Asahikawa Museum of Sculpture

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Asahikawa Museum of Sculpture in Honor of Teijiro Nakahara
Asahikawa Museum of Sculpture.JPG
The exterior of the Museum
LocationAsahikawa, Hokkaidō, Japan
Coordinates43°48′19″N 142°21′53″E / 43.805212°N 142.3647°E / 43.805212; 142.3647
Typesculpture museum
CuratorAsahikawa city
WebsiteMuseum page on city website

Asahikawa Museum of Sculpture in Honor of Teijiro Nakahara (中原悌二郎記念旭川市彫刻美術館, Nakahara Teijirō Kinen Asahikawashi Chōkoku Bijutsukan) is a sculpture museum in Asahikawa, Hokkaidō, Japan. The building was called the Asahikawa Kaikōsha (旭川偕行社) and used as the officer's social club by the 7th Division of the Imperial Japanese Army from 1902 until 1945. In 1968, it became the Asahikawa Museum of Local History (旭川市立旭川郷土博物館, Asahikawashiritsu Asahikawa Kyōdo Hakubutsukan). The building is designated an Important Cultural Property.[1]


Asahikawa Kaikōsha[edit]

In 1896, the Tondenhei, the army engaged in farming and security in Hokkaidō prefecture, was formed; the Imperial Japanese Army 7th Division was settled in Sapporo.[2] The division transferred its operational area to Asahikawa between 1900 and 1902. The Asahikawa Kaikōsha, the building for the army officer's clubhouse (which later serves as the museum) was completed in 1902. It was constructed by the Okuragumi, a construction company which currently is the Taisei Corporation.[1]

The building was constructed with the western style, and a gate and some barracks in which soldiers of the division dwelt were initially built around the Kaikōsha. Originally, the Kaikōsha was used as a hotel, guest house, and assembly hall for the army and division's officials. Japanese crown prince Yoshihito and Hirohito, who became the Emperor of Japan in later life, stayed at the building.[3]

After Japan was defeated in World War II, the Kaikōsha was used as the assembly hall of the American army.[1] After the ownership of the Kaikōsha was moved from the government of Japan to the Asahikawa city in 1949, the building was used as an interim schoolhouse.[1]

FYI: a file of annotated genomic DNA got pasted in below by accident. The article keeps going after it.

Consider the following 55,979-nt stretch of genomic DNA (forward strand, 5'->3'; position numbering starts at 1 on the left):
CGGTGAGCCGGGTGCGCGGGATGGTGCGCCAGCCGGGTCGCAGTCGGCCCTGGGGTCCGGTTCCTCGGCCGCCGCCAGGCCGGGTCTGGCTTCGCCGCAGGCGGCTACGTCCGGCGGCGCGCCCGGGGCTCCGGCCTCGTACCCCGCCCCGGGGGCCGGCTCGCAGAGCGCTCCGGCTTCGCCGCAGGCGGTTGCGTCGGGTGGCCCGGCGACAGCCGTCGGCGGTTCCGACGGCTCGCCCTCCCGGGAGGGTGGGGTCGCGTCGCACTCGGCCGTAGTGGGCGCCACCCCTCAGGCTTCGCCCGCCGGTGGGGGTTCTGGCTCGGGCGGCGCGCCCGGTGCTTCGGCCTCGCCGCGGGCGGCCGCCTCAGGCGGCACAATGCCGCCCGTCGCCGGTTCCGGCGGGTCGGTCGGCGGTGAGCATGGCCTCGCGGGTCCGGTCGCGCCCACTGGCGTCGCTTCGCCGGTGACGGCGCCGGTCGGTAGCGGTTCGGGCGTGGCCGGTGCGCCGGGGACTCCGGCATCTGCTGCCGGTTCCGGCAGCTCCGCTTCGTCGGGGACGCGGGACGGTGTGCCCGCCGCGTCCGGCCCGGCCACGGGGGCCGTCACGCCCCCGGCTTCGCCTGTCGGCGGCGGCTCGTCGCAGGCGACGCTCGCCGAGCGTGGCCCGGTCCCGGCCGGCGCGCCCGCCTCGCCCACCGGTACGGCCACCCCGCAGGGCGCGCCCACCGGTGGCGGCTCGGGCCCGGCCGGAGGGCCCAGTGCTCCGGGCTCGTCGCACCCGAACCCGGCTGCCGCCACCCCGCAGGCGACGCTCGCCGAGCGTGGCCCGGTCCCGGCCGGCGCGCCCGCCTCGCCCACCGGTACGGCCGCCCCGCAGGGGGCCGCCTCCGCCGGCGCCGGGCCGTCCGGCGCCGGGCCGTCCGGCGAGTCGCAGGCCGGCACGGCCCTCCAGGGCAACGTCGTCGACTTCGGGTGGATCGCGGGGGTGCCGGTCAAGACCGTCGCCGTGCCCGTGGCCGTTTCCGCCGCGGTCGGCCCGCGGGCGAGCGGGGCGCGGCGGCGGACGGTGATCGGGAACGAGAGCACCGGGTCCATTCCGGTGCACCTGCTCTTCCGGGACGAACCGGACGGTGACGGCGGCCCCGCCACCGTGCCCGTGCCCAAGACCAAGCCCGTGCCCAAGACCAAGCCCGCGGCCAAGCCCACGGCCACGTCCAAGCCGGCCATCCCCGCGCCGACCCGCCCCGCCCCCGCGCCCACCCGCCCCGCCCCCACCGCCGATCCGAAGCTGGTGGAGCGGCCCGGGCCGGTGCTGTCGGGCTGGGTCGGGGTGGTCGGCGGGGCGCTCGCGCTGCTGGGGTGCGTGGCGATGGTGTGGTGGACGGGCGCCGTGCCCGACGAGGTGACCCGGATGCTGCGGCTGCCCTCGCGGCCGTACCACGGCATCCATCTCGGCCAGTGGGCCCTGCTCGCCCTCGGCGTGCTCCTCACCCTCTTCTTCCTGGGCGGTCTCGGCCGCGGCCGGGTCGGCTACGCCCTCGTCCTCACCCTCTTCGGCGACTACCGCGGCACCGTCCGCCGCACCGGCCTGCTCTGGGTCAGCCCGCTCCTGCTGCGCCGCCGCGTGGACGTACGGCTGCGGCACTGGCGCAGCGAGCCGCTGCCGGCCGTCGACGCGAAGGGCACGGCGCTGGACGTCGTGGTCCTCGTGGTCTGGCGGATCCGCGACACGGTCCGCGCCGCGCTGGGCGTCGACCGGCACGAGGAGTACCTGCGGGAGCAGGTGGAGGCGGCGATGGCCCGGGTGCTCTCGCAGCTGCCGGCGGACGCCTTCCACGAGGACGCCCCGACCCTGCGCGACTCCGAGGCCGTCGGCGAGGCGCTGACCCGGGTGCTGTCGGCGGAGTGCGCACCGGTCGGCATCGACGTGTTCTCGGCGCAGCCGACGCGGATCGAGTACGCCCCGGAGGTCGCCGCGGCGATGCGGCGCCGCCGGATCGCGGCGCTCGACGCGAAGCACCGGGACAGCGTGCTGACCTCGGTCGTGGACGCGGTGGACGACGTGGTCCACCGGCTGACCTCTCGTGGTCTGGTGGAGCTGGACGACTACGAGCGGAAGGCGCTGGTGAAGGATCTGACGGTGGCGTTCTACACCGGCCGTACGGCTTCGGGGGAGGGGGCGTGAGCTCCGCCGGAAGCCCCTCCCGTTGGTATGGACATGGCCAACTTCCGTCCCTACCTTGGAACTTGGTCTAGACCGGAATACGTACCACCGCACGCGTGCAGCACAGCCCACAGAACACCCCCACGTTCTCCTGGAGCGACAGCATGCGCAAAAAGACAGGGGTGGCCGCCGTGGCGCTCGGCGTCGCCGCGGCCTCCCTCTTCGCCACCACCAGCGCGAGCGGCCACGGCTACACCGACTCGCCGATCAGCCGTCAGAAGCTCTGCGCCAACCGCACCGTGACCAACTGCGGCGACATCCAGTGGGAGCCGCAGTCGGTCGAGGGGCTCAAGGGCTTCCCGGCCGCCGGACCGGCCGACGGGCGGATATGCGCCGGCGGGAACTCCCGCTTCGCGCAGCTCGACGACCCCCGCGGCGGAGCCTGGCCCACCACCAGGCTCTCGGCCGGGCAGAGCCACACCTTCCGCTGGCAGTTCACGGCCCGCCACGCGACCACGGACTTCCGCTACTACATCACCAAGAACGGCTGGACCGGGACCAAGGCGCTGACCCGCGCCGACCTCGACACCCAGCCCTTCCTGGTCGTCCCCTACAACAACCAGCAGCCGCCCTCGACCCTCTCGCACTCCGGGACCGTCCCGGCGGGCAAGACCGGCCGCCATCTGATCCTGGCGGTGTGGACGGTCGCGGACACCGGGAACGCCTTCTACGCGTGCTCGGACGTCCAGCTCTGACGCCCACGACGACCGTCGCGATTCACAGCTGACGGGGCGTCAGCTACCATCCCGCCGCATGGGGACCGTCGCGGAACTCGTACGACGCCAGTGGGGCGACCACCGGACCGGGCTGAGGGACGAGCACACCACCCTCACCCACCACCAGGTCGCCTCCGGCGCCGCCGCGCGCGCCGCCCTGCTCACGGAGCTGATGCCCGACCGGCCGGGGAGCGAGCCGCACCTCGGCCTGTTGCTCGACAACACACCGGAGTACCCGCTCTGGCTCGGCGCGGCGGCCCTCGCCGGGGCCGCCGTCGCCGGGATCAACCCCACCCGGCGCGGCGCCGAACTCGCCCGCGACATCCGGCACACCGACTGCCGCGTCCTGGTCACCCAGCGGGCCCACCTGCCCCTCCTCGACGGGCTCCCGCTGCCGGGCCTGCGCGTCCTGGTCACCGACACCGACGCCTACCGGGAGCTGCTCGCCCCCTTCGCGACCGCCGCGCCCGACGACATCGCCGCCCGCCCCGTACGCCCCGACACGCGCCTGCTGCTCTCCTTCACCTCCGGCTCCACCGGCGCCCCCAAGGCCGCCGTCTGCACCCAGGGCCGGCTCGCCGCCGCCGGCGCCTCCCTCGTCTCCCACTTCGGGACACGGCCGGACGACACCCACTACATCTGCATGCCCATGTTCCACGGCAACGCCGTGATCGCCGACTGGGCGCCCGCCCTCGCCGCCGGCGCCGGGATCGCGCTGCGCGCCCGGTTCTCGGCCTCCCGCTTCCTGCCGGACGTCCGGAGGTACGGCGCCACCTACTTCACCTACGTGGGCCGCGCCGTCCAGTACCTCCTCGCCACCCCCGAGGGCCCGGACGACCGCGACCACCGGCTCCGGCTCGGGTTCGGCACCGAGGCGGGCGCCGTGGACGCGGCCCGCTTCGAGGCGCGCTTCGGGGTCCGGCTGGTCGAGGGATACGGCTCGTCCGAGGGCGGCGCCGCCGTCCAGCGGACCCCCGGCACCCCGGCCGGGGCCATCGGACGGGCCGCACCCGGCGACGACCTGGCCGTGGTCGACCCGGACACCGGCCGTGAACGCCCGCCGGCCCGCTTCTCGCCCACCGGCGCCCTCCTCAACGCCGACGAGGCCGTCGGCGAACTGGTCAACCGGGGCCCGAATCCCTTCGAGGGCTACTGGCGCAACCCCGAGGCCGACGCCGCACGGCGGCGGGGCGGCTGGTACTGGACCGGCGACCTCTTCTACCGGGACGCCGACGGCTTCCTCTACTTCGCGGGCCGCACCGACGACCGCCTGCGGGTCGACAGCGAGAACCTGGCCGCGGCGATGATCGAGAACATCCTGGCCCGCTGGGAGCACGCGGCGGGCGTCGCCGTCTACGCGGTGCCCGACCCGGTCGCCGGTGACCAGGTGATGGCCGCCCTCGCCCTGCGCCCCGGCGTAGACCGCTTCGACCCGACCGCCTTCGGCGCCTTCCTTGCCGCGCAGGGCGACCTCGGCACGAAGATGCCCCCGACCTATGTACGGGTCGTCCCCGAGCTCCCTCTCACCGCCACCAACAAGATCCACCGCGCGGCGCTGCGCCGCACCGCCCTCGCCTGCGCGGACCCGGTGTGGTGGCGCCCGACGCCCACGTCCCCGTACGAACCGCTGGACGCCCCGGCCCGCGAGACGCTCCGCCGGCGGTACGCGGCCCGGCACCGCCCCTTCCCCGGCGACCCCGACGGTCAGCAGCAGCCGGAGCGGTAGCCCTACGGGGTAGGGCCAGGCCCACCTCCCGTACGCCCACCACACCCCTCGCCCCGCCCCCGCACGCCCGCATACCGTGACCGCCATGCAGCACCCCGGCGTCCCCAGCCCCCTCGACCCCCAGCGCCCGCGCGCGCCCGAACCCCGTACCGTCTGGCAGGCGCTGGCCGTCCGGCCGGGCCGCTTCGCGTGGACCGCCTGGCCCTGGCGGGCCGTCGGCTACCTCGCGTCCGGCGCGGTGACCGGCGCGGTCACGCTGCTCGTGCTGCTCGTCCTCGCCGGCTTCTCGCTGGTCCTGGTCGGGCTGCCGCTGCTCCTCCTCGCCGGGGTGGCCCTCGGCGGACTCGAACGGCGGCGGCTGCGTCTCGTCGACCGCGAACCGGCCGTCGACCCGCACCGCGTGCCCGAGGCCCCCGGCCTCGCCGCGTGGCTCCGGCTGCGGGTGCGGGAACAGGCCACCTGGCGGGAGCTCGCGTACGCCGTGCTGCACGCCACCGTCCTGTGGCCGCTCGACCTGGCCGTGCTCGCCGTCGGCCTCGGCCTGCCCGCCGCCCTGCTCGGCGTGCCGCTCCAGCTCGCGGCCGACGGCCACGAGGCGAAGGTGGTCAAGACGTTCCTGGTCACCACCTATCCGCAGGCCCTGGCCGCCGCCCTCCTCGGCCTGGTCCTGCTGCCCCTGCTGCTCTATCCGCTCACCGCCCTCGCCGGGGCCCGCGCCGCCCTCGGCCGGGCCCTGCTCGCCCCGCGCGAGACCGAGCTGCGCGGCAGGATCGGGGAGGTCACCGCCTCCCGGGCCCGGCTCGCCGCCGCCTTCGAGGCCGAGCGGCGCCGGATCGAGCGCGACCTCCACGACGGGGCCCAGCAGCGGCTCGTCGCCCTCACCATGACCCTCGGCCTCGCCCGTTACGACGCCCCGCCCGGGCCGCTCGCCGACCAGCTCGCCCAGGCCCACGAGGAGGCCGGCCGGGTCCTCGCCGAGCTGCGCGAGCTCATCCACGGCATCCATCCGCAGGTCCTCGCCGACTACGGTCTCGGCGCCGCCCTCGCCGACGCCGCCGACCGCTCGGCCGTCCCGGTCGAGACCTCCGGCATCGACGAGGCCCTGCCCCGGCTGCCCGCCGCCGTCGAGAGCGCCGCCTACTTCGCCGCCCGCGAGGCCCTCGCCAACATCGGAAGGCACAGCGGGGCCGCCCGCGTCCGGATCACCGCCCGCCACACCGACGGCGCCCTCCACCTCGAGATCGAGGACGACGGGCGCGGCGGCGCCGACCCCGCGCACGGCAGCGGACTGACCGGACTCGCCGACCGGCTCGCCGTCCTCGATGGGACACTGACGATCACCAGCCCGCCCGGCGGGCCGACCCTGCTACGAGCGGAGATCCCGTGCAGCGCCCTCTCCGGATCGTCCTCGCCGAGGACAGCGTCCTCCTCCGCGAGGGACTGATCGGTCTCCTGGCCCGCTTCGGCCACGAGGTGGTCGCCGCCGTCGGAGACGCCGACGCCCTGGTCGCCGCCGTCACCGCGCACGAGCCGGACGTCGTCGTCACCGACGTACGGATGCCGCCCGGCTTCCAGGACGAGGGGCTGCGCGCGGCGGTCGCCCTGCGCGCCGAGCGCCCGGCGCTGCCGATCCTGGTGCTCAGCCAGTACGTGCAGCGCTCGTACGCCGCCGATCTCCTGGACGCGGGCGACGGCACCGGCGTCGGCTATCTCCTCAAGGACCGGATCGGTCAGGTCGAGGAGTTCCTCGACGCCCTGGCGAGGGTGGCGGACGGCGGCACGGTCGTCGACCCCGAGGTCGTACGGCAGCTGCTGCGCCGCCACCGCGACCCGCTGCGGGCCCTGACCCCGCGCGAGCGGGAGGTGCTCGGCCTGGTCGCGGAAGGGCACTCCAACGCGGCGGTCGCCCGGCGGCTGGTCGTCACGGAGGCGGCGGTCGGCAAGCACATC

Asahikawa Museum of Local History[edit]

In 1968, the building of the Kaikōsha was restored to use it as a museum, and the Asahikawa Museum of Local History was opened. Renovated to its original exterior, the museum has displayed historical materials including records of the Ainu people.

Due to its western design and historical architecture, the building of the Asahikawa Museum of Local History was designated as one of the Important Cultural Properties of Japan on May 19, 1989.

In September 1993, the museum was moved to the newly established Asahikawa Taisetsu Crystal Hall (a complex building including music hall, museum, and assembly hall) and renamed the Asahikawa City Museum.

Museum of Sculpture[edit]

On June 1, 1994, the building was renovated and used as the Asahikawa Museum of Sculpture in Honor of Teijiro Nakahara. Teijiro Nakahara is a modern sculptor born in Kushiro, Hokkaidō, lived in Asahikawa in his childhood, and the museum was named after him. The year 2002 marked 100 years since the building of the Asahikawa Kaikōsha was completed: A 100th anniversary exhibition was held.[3]

As of 2008, it is the only building in Asahikawa city to be designated as an Important Cultural Property of Japan.[1]


The two-storied museum is a timbered and western building. The western style structure, which is also seen at the exterior of the Hōheikan in Sapporo, is characteristic architectural style in primitive Hokkaidō prefecture.[3]

The museum mainly exhibits the records of 12 Teijiro Nakahara and Teijiro Nakahara awarded sculpture works. Temporary exhibitions are held including the exhibition of Bikky Sunazawa, a wood carving sculptor born in Asahikawa.

In addition to the exhibition of sculpture works, events including concert and public lectures for children are held.[4] Each year, the presentation ceremony of the Teijiro Nakahara Award, which is given to superior sculptors, is held on October 3, Nakahara's date of birth.

The museum is next to the Yasushi Inoue Memorial Museum and Shunkō Garden.


External links[edit]